It's inevitable to compare In Bed With Roy Cohn to Angels in America. Not for its prolific writing but for many parallel similarities. While Kushner haunts Roy with the ghost of Ethel Rosenberg, Beber gives her Roy Ethel's husband Julius. In Angels, Prior awakes from a dream and recites a line from "The Wizard of Oz". Beber's Cohn does the same. Comparisons aside, In Bed With Roy Cohn may have displayed Cohn’s struggle with reality and sanity in a fever dream manner, but the piece seemed to lack purpose. There was no journey to the character aside from watching Cohn rekindle relationships with his past including his mother, his younger self, his young male lover, Barbara Walters, and Ronald Reagan. Beber didn’t try to paint Cohn in a better light or have the past alter his fight to hang on longer or come clean with his insecurities, instead it was an absurdist approach to an unredeemable life. There is virtually no answer to “why this story now”, especially after already having a theatrical version of Cohn’s life. Nothing new was presented, unless you count bringing awareness to the cover-up relationship Walters and Cohn had. The other major problem with the script is Beber relied on quotes to further the plot. From Shakespeare to “Gone With the Wind”, the quotes sometimes played a bigger role in the story than Beber’s actual text. Using these overabundant quotes as a crutch to tell Cohn’s story proved the lack of substance in the script.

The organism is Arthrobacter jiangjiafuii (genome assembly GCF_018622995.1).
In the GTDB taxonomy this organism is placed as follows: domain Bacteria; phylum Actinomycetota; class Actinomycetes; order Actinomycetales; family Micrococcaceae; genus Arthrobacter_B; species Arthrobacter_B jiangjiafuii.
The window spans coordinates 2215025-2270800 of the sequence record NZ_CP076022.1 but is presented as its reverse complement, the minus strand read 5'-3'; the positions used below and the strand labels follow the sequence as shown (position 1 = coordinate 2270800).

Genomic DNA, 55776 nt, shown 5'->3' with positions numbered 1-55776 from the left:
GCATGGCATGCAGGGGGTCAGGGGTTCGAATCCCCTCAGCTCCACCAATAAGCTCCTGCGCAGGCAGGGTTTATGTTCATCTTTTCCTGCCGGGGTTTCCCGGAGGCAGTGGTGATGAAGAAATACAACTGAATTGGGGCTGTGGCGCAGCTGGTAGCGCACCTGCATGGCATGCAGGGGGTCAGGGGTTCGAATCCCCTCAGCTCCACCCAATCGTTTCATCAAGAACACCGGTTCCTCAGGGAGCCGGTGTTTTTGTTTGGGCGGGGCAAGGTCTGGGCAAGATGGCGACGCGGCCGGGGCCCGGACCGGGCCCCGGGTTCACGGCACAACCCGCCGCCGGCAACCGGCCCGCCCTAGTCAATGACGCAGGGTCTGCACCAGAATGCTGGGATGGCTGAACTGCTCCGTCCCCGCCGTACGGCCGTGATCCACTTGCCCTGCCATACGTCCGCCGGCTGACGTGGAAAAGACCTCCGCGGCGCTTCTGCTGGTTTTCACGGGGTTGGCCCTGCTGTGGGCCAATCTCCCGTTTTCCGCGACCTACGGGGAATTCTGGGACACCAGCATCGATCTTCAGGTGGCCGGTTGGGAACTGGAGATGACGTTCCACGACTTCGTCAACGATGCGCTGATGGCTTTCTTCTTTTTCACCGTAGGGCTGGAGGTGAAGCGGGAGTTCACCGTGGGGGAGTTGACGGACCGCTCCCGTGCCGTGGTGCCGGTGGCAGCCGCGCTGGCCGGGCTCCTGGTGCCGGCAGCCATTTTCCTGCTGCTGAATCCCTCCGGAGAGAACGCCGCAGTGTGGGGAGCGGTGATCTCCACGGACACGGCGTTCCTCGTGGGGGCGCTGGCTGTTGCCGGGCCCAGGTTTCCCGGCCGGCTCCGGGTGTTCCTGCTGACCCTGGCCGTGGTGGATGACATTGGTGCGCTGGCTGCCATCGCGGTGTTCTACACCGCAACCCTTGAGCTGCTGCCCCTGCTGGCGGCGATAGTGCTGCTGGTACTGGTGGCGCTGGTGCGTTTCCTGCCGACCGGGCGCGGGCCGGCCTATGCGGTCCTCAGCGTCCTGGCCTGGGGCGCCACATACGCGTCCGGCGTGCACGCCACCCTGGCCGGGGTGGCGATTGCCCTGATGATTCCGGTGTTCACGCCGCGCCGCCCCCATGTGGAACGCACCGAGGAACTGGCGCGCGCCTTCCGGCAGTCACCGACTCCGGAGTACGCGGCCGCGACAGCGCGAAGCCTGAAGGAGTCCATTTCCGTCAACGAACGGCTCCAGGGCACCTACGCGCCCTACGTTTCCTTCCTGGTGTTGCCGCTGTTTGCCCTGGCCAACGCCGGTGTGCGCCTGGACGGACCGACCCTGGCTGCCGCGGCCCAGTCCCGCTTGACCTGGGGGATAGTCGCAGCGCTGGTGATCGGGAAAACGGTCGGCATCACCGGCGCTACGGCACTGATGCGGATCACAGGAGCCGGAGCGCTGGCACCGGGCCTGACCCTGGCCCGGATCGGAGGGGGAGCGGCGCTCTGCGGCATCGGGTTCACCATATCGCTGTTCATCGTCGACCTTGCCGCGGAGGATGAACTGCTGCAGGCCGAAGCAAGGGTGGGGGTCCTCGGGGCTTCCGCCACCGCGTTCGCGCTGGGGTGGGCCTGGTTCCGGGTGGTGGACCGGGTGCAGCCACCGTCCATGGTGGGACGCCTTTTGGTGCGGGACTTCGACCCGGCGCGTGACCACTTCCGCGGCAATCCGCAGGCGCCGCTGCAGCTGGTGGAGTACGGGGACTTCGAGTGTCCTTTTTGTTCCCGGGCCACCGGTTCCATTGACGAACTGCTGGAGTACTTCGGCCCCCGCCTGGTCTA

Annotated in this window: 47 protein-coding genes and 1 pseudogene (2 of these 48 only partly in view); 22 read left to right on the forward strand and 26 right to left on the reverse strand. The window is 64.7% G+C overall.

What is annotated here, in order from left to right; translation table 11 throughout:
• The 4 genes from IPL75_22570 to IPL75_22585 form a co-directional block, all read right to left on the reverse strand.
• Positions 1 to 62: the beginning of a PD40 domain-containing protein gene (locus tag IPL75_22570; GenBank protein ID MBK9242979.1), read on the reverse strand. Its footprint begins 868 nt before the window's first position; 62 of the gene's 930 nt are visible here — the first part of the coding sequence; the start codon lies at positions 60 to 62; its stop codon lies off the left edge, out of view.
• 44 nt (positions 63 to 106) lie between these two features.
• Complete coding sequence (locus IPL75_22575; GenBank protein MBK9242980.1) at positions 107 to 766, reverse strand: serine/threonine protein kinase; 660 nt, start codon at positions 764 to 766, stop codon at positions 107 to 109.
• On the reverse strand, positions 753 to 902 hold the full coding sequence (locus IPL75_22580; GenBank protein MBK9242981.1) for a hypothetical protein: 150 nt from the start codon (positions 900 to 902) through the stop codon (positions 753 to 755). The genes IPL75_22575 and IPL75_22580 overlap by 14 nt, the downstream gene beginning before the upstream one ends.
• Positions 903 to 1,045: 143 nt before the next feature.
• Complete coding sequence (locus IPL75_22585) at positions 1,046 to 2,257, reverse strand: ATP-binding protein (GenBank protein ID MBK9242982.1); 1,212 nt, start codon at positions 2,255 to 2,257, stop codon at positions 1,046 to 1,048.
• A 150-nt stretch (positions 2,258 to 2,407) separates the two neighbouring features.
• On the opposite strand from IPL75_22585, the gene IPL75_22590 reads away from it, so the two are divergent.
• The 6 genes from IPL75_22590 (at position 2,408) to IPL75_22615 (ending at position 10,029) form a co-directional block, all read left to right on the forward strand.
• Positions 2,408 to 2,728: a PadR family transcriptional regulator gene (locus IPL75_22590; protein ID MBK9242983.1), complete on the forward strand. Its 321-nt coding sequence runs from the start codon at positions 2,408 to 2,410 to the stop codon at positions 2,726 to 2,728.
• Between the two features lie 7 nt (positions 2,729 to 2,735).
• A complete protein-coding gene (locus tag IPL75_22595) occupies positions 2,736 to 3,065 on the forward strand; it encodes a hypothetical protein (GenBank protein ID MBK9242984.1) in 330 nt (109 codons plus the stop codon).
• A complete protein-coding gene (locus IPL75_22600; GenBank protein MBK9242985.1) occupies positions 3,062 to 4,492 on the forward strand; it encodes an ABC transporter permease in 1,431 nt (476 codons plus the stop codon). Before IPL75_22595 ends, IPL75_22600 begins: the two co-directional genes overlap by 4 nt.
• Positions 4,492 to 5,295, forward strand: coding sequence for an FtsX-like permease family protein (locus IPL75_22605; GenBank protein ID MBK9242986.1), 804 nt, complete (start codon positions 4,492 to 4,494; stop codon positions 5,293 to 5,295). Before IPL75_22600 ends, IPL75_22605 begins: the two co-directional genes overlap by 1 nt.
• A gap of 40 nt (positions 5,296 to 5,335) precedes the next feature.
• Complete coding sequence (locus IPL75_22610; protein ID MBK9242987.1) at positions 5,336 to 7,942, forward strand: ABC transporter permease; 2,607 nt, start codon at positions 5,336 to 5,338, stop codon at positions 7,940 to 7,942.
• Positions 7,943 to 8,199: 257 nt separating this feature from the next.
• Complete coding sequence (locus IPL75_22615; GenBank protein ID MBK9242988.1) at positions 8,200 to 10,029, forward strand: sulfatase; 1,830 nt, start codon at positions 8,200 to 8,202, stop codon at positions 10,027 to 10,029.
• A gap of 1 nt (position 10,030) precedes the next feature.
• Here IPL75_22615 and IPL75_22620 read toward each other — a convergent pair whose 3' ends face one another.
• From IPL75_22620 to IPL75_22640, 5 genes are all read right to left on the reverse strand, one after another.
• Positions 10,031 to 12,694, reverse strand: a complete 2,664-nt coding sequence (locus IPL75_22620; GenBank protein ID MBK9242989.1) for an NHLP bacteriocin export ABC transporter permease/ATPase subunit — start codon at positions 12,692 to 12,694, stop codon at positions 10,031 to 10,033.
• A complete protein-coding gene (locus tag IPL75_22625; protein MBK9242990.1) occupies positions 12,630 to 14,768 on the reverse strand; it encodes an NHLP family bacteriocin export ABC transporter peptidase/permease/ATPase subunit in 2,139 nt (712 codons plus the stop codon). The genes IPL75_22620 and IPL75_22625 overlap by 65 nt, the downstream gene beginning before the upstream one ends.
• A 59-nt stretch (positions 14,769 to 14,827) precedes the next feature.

|photo by Russ Rowland|
The absurdist comedy had a certainly committed ensemble. And you can make the case that some of their characters should be committed to the loony bin. As Roy Cohn himself, Christopher Daftsios brought promise. He did his research and could easily portray Cohn in a production of Angels in America. There was a natural tenacity in his demeanor but seldom did it change. The interesting aspect about In Bed With Roy Cohn is that when presenting a well-known character, it bordered on spoof rather than fact. Nelson Avidon as Ronald Reagan and Lee Roy Rogers as Barbara Walters took more of a “Saturday Night Live” approach to their characters. It’s what the writing called for. Rogers nearly replicated part of Gilda Radner’s character. The non-celebrity characters followed into the over-the-top style as well. Rebeca Fong, who stole the show as Lisette, and Marilyn Sokol as Dora, Roy’s mom, were whacky and crazy. The only grounded and interesting character seemed to come from the silent and agile Andy Reinhardt as Young Roy. Reinhardt and Daftsios supplied the only honest human connection, despite virtually being the same person.
In Bed With Roy Cohn seemed to suffer the same fate as Iowa at Playwrights Horizons. While this show was certainly more pointed, the play was just an assortment of ideas with no rhyme or reason. Roy Cohn’s journey to death may be interesting for a scene. But it’s been done before.